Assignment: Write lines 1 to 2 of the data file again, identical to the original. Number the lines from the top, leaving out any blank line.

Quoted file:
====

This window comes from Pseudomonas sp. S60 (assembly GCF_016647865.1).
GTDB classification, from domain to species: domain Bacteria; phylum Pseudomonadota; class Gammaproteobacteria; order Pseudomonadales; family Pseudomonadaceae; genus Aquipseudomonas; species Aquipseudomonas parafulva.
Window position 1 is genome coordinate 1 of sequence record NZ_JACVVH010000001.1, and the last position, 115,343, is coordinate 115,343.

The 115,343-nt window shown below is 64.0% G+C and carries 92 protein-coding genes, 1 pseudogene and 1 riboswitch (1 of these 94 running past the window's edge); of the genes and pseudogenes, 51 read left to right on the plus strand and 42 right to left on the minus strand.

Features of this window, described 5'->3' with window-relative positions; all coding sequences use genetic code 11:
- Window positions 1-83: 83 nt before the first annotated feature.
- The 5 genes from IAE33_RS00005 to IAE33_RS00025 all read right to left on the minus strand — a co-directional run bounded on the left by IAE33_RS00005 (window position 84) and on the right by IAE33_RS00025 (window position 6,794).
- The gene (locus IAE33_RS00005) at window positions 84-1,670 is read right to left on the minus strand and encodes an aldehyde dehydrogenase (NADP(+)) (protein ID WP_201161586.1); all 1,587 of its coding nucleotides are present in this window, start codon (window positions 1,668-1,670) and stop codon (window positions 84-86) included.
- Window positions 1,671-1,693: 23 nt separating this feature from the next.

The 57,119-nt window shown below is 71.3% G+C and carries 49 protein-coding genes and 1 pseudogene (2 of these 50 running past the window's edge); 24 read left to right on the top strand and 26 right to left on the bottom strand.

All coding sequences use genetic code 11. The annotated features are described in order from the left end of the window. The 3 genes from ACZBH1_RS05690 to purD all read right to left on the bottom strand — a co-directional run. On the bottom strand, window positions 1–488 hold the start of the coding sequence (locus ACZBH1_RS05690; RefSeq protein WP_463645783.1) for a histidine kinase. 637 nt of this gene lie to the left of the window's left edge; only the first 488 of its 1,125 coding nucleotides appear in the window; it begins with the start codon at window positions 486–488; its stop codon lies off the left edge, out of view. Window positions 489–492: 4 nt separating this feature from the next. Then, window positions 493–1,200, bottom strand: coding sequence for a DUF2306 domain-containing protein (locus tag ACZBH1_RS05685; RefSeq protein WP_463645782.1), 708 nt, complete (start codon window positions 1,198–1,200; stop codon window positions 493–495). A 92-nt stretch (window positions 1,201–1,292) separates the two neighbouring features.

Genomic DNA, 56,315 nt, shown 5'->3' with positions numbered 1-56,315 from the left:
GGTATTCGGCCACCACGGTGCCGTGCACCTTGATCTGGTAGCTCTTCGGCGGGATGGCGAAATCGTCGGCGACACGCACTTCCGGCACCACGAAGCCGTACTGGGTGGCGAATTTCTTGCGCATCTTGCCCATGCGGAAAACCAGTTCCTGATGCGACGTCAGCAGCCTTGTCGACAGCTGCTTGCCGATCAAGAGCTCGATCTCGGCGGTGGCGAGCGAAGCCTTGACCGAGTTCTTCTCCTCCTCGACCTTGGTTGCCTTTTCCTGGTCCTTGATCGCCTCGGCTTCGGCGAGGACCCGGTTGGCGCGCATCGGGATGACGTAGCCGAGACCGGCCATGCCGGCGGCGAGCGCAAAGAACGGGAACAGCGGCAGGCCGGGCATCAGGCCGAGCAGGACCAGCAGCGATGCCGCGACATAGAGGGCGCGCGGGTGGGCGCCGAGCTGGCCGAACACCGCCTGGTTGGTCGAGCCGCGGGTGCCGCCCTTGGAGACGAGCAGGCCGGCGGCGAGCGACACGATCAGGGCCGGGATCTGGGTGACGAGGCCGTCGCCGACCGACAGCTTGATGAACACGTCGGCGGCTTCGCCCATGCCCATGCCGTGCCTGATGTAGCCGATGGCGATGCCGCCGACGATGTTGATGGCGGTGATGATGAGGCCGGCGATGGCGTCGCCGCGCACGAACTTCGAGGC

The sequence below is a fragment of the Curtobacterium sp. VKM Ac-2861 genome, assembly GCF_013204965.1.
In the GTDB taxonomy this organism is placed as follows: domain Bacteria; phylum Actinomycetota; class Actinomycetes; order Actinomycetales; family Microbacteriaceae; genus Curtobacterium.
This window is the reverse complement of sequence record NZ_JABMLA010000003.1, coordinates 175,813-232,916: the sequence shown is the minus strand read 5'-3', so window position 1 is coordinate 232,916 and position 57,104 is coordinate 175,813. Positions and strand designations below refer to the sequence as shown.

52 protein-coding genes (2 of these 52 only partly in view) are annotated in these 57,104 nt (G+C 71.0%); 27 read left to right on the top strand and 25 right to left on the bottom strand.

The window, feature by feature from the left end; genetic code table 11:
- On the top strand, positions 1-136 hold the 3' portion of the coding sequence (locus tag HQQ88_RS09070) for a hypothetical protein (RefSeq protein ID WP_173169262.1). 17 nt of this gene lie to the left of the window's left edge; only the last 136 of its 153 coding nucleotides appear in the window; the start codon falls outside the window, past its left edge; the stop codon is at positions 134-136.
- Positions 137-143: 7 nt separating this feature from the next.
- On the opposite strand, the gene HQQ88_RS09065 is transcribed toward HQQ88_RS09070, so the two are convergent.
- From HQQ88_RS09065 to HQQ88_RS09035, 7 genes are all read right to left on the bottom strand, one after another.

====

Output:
This window comes from Pseudomonas sp. S60 (assembly GCF_016647865.1).
GTDB classification, from domain to species: domain Bacteria; phylum Pseudomonadota; class Gammaproteobacteria; order Pseudomonadales; family Pseudomonadaceae; genus Aquipseudomonas; species Aquipseudomonas parafulva.